By Jim Schutze
By Rachel Watts
By Lauren Drewes Daniels
By Anna Merlan
By Lee Escobedo
J.D. Cash looked at me incredulously. He couldn't believe that anyone bought into the supposed confession of Timothy McVeigh.
"People in Dallas believe it?" he asked, speaking from the living room of his buddies, the Wilburns, in Oklahoma City last Saturday night.
Yes, I insisted. Not only that, but any journalist I know would have killed to have had reporter Pete Slover's enormous scoop in The Dallas Morning News--if, indeed, the "confession" documents on which his February 28 story was based are genuine.
"So it's only the Dallas people? OK. OK," said Cash, sounding somewhat reassured that acceptance of the story appears to be confined to just one benighted city, Dallas. "Everyone outside of Dallas is going, 'poor guy.' He has created one of the stupidest things in the world.
"I call it the 'mystery of the purloined hoax,'" he said with a wheezing chuckle, between drags on a cigarette. "It's really a shame, because it's taken everyone's eye off the ball."
That it has. And while Oklahoma City bombing aficionados like Cash, who consume every article generated on the subject, believe it's a hoax, most people--presented with little evidence to the contrary--do have faith in the story.
It's been nearly two weeks now since the Morning News dropped its bomb on the Internet, posting a story purporting to detail McVeigh's confessions of guilt to a member of his defense team. According to Pete Slover's copyrighted story, McVeigh, the prime suspect in the Oklahoma City bombing, told a defense team member that he'd bombed the federal building in the daytime because a "body count" would get his message across to the government. McVeigh also insisted that he alone drove the Ryder truck containing the explosives that blew up the Alfred P. Murrah Federal Building on April 19, 1995, killing 168 people.
Slover's scoop was based on "confidential defense reports,"documents that had been "culled from summaries of several 1995 interviews with a defense team member," according to the March 1 newspaper story that followed the posting on the Morning News' Web site.
One such document, quoting a defense team member's notes of a July 1995 interview, stated, "Mr. McVeigh looked directly into my eyes and told me, 'That would not have gotten the point across to the government. We needed a body count to make our point.'"
McVeigh's lead attorney, Stephen Jones, has labeled Slover's story a "hoax" published by "the most irresponsible paper in the country."
Slover's original story--as well as follow-ups by Slover and other Morning News reporters--have not named the source or sources for the defense documents, nor described how they were obtained.
No confirmation of the documents' validity has ever been offered, either, except for the Morning News' assurance, through editor Ralph Langer, that "Clearly, we would not publish a story if we weren't confident of the quality of information we have."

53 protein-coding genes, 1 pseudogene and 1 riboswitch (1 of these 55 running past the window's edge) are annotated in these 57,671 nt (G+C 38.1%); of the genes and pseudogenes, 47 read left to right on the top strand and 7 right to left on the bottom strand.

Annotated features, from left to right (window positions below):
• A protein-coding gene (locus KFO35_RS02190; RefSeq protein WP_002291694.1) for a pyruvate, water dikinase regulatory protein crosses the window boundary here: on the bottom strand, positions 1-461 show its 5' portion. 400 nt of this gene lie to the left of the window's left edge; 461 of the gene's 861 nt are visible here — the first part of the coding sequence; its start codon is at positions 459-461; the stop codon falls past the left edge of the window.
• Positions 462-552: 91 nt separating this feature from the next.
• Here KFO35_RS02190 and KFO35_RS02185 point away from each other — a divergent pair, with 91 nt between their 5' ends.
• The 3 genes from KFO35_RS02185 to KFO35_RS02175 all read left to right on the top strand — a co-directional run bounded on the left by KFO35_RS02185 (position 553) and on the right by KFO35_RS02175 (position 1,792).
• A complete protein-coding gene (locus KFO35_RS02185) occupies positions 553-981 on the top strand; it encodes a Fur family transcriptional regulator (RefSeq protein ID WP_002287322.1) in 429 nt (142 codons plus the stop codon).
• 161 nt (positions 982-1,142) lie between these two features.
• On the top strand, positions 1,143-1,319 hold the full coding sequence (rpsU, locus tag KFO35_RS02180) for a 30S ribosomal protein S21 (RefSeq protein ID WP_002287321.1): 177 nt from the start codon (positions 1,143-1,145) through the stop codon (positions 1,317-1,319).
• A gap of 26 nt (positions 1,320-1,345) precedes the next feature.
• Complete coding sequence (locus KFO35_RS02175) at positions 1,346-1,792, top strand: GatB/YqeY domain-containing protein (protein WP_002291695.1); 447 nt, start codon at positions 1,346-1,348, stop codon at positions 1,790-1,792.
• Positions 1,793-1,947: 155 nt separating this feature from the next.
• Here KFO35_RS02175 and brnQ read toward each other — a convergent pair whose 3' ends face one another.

Today, reverberations from Slover's story are still being felt all over the country.
While Stephen Jones immediately denounced the "confession" and speculated that it might delay McVeigh's federal trial, set for March 31 in Denver, the Morning News stood behind its story--while agreeing not to print any other stories based on the documents.
Then, in a matter of days, new developments in the story began to revolve around a mysterious, unorthodox investigative reporter named John D. Cash. The same day the Morning News' story hit the paper, in fact, Cash surfaced seemingly from nowhere, claiming that Slover had been snookered--and offering a simple explanation for what McVeigh's "confession" documents really were.
It was Cash whom I tracked down late last week in Oklahoma City, trying to figure out who he was, and whether his explanation was credible. I spent some three hours interviewing Cash on the phone and in person during a quick trip to Oklahoma City, and spoke to several of Cash's friends, acquaintances, and colleagues--from former 20/20 associate producer Roger Charles to Paul Hall, editor of the Jubilee--chief chronicler of the white supremacist Christian Identity movement.
Through all of these conversations, I found that the answers to both of my questions about Cash remained maddeningly elusive.
What's clear, though, is that Cash deserves a hearing in the press--and not, as the Morning News did in a March 5 story, merely for the purposes of knocking him down.
Pete Slover may have pulled down the scoop of the year. If he did, more power to him; we applaud any evidence of gutsy, aggressive journalism in the Morning News. But if J.D. Cash is credible, and if there's any truth to what he's saying, Slover and his editors probably aren't sleeping very well these nights.
J.D. Cash settled into Glenn and Kathy Wilburn's comfortable living room last Saturday night and reeled out his story. Cash, a tall, lean man with combed-back gray hair and a neatly trimmed beard, wore a starched, blue-striped button-down shirt and jeans, with ostrich-skin cowboy boots. He chain-smoked throughout our conversation, despite the admission that his father died of emphysema shortly before the Oklahoma City bombing.
At one point, Cash pointed out a sad remembrance of that horrific day--twin photos on the mantelpiece of chubby-cheeked toddlers Chase and Colton Smith, the Wilburns' grandsons, both of whom were killed in the federal building's daycare center.